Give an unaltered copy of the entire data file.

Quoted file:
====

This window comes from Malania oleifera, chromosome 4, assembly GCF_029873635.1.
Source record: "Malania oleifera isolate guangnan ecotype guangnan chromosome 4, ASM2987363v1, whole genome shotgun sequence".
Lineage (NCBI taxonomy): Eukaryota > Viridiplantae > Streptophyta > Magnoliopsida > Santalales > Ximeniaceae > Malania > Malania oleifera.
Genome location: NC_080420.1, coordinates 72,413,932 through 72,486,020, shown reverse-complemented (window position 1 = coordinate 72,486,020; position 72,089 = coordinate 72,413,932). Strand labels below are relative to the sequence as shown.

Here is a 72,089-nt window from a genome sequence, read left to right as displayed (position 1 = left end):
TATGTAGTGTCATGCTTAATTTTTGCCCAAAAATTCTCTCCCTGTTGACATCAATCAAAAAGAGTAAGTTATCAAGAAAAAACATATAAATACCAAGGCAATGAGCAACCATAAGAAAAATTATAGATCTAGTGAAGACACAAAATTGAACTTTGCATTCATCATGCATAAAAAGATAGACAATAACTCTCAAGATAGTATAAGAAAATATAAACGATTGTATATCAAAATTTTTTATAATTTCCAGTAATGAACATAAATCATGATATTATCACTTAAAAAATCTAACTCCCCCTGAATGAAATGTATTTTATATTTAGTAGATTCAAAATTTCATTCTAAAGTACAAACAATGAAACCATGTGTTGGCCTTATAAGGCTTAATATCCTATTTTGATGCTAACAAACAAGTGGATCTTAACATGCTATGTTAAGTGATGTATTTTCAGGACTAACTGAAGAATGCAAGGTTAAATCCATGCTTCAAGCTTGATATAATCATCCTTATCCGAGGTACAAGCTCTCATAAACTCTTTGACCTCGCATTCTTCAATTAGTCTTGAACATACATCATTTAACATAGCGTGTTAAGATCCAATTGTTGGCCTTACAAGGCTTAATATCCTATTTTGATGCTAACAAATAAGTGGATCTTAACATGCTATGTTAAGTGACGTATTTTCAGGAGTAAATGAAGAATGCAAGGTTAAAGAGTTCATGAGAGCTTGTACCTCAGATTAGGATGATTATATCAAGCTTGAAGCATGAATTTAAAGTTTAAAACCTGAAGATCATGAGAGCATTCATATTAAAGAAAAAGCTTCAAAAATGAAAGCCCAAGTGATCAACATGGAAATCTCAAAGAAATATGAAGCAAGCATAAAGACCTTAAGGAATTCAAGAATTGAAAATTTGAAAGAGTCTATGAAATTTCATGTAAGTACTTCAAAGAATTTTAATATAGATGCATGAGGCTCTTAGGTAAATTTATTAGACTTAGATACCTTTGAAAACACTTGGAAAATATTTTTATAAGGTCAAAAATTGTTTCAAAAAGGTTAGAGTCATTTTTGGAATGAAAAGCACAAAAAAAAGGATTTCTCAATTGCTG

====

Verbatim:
This window comes from Malania oleifera, chromosome 4, assembly GCF_029873635.1.
Source record: "Malania oleifera isolate guangnan ecotype guangnan chromosome 4, ASM2987363v1, whole genome shotgun sequence".
Lineage (NCBI taxonomy): Eukaryota > Viridiplantae > Streptophyta > Magnoliopsida > Santalales > Ximeniaceae > Malania > Malania oleifera.
Genome location: NC_080420.1, coordinates 72,413,932 through 72,486,020, shown reverse-complemented (window position 1 = coordinate 72,486,020; position 72,089 = coordinate 72,413,932). Strand labels below are relative to the sequence as shown.

Here is a 72,089-nt window from a genome sequence, read left to right as displayed (position 1 = left end):
TATGTAGTGTCATGCTTAATTTTTGCCCAAAAATTCTCTCCCTGTTGACATCAATCAAAAAGAGTAAGTTATCAAGAAAAAACATATAAATACCAAGGCAATGAGCAACCATAAGAAAAATTATAGATCTAGTGAAGACACAAAATTGAACTTTGCATTCATCATGCATAAAAAGATAGACAATAACTCTCAAGATAGTATAAGAAAATATAAACGATTGTATATCAAAATTTTTTATAATTTCCAGTAATGAACATAAATCATGATATTATCACTTAAAAAATCTAACTCCCCCTGAATGAAATGTATTTTATATTTAGTAGATTCAAAATTTCATTCTAAAGTACAAACAATGAAACCATGTGTTGGCCTTATAAGGCTTAATATCCTATTTTGATGCTAACAAACAAGTGGATCTTAACATGCTATGTTAAGTGATGTATTTTCAGGACTAACTGAAGAATGCAAGGTTAAATCCATGCTTCAAGCTTGATATAATCATCCTTATCCGAGGTACAAGCTCTCATAAACTCTTTGACCTCGCATTCTTCAATTAGTCTTGAACATACATCATTTAACATAGCGTGTTAAGATCCAATTGTTGGCCTTACAAGGCTTAATATCCTATTTTGATGCTAACAAATAAGTGGATCTTAACATGCTATGTTAAGTGACGTATTTTCAGGAGTAAATGAAGAATGCAAGGTTAAAGAGTTCATGAGAGCTTGTACCTCAGATTAGGATGATTATATCAAGCTTGAAGCATGAATTTAAAGTTTAAAACCTGAAGATCATGAGAGCATTCATATTAAAGAAAAAGCTTCAAAAATGAAAGCCCAAGTGATCAACATGGAAATCTCAAAGAAATATGAAGCAAGCATAAAGACCTTAAGGAATTCAAGAATTGAAAATTTGAAAGAGTCTATGAAATTTCATGTAAGTACTTCAAAGAATTTTAATATAGATGCATGAGGCTCTTAGGTAAATTTATTAGACTTAGATACCTTTGAAAACACTTGGAAAATATTTTTATAAGGTCAAAAATTGTTTCAAAAAGGTTAGAGTCATTTTTGGAATGAAAAGCACAAAAAAAAGGATTTCTCAATTGCTG